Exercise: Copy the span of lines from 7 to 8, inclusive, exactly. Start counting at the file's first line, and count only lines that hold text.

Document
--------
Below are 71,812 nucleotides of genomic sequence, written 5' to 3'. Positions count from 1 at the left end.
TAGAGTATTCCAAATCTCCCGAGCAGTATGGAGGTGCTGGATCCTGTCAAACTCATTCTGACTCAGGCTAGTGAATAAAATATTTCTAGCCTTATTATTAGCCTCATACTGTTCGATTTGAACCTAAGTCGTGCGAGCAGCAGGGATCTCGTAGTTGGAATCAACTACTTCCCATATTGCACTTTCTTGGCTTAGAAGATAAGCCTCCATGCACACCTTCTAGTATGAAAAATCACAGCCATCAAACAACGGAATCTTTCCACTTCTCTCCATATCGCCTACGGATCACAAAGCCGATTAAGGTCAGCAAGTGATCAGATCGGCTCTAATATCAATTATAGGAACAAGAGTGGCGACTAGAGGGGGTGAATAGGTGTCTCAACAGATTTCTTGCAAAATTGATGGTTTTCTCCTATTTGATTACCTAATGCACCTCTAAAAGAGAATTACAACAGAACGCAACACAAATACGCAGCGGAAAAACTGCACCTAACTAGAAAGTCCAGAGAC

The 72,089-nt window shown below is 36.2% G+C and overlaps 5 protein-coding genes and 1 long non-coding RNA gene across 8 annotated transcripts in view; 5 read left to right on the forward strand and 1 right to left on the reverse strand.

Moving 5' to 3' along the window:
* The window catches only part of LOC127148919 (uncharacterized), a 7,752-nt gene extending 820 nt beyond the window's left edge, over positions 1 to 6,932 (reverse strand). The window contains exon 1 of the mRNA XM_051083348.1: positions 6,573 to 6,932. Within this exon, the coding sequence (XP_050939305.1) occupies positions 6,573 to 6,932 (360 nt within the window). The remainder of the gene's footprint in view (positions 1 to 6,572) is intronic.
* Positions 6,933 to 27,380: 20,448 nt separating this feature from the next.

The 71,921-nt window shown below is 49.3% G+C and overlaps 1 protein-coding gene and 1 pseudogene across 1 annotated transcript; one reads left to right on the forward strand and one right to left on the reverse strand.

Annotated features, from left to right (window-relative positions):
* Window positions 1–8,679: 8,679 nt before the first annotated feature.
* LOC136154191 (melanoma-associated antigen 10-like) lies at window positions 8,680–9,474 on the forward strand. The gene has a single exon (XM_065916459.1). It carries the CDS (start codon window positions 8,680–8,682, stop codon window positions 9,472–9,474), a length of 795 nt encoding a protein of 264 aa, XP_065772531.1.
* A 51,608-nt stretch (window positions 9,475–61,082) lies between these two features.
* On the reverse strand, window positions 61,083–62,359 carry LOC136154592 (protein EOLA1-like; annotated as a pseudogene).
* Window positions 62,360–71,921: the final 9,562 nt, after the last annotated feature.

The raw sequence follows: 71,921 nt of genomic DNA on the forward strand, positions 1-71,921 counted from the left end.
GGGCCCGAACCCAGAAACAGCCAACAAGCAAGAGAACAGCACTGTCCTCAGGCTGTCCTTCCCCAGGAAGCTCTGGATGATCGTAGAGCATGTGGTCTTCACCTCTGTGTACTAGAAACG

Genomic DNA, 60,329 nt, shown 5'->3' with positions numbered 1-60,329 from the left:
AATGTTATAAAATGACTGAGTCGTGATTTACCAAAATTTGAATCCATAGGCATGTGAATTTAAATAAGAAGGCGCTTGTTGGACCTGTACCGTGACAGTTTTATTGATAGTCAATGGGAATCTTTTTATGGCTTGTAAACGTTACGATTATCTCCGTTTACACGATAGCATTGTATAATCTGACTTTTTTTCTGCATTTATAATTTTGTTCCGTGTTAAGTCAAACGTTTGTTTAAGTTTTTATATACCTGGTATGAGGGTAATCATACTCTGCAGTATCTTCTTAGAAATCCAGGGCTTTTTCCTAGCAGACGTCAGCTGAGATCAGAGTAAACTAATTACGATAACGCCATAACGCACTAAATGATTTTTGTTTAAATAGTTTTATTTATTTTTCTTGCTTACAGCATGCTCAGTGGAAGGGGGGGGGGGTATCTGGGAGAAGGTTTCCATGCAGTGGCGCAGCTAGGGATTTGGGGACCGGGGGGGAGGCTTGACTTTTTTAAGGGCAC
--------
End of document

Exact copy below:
The 71,921-nt window shown below is 49.3% G+C and overlaps 1 protein-coding gene and 1 pseudogene across 1 annotated transcript; one reads left to right on the forward strand and one right to left on the reverse strand.

Annotated features, from left to right (window-relative positions):